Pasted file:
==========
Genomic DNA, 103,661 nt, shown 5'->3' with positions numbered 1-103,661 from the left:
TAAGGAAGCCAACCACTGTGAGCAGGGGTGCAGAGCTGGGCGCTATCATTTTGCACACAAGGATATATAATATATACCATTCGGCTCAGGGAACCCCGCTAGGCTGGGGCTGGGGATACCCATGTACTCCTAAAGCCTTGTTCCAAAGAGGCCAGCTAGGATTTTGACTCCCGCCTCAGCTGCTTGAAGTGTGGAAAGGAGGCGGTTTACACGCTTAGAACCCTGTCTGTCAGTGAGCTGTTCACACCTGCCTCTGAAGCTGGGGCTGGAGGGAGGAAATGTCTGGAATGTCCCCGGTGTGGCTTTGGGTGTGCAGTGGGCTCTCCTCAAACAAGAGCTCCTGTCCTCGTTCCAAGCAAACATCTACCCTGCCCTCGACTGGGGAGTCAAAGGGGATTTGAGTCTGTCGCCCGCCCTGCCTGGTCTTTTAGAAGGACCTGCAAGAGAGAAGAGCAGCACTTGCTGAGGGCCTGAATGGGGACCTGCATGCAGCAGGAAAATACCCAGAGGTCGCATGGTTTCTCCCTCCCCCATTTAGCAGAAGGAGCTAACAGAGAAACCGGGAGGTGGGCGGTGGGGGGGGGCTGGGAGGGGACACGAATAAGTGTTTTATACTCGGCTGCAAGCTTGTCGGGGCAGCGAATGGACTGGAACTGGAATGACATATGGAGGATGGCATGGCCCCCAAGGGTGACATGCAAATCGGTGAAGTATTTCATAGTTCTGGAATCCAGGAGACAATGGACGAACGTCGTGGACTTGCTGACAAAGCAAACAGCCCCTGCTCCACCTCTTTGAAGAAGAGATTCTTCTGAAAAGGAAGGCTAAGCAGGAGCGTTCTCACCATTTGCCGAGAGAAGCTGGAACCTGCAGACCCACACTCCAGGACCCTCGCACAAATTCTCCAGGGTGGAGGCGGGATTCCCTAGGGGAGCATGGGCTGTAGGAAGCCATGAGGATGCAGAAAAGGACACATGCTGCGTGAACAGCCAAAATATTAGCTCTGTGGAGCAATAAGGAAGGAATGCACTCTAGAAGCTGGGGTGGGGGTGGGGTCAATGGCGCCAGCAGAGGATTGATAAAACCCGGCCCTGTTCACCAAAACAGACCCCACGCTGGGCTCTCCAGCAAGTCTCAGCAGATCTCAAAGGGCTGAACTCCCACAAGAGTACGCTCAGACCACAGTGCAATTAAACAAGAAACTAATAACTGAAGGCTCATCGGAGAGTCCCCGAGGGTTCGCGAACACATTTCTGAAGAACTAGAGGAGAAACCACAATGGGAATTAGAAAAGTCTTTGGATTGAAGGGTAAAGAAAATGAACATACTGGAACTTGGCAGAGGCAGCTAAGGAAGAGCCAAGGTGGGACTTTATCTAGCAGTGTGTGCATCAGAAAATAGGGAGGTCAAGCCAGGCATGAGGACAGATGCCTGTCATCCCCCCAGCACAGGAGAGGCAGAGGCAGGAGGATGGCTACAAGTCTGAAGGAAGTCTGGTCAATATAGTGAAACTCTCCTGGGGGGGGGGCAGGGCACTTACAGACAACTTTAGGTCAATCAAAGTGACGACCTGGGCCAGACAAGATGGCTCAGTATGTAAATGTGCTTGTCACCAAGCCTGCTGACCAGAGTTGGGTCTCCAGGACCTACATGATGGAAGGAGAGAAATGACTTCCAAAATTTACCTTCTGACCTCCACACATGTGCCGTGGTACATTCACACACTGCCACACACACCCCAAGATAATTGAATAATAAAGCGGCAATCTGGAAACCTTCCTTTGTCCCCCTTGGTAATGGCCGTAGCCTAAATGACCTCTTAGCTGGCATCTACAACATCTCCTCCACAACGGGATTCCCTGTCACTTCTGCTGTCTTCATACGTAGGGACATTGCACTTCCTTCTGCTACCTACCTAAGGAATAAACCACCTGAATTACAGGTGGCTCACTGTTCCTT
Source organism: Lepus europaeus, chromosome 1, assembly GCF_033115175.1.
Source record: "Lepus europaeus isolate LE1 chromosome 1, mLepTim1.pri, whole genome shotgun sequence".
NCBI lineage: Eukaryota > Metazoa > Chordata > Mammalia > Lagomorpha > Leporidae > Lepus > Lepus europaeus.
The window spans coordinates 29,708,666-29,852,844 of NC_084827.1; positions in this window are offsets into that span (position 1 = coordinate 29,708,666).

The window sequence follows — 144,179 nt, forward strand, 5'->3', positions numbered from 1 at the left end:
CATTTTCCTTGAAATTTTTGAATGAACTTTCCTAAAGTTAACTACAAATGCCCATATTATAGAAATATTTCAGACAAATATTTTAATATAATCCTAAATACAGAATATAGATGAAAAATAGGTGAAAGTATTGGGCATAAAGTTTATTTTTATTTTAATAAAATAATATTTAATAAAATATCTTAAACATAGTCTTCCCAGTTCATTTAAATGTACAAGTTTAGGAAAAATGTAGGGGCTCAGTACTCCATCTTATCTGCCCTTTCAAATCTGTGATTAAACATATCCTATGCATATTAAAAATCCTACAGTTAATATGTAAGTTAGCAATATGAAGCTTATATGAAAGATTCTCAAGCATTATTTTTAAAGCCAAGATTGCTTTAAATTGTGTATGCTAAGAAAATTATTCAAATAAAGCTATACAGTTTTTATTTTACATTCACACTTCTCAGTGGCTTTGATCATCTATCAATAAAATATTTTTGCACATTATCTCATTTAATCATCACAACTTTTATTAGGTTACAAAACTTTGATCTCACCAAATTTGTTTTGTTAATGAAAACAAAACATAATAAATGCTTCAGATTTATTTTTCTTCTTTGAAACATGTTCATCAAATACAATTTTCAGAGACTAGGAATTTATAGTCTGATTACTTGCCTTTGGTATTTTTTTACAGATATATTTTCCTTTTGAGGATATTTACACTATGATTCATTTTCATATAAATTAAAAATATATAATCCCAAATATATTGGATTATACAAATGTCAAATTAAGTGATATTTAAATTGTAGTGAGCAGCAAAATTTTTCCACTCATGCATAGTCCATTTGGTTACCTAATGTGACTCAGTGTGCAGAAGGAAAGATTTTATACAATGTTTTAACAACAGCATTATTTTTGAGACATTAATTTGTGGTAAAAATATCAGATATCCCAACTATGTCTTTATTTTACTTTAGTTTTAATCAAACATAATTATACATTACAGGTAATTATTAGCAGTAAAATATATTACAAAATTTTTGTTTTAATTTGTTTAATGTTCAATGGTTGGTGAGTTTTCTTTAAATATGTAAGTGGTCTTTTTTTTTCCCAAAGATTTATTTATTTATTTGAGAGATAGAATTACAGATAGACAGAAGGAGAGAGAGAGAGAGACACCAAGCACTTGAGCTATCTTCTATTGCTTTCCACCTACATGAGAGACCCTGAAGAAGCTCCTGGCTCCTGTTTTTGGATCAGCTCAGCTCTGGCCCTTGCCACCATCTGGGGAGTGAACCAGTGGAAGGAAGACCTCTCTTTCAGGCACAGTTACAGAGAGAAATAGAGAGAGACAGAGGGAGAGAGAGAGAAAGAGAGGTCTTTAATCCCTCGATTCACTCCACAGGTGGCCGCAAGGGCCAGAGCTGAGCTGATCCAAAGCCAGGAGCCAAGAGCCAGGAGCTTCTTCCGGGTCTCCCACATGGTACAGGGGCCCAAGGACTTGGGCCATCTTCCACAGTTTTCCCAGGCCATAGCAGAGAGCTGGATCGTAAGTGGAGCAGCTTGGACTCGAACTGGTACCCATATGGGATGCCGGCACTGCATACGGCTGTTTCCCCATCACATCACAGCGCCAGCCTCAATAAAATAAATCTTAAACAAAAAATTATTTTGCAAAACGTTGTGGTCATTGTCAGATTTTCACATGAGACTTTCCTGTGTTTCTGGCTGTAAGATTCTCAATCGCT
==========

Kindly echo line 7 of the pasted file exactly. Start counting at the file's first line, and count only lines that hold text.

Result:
The window sequence follows — 144,179 nt, forward strand, 5'->3', positions numbered from 1 at the left end: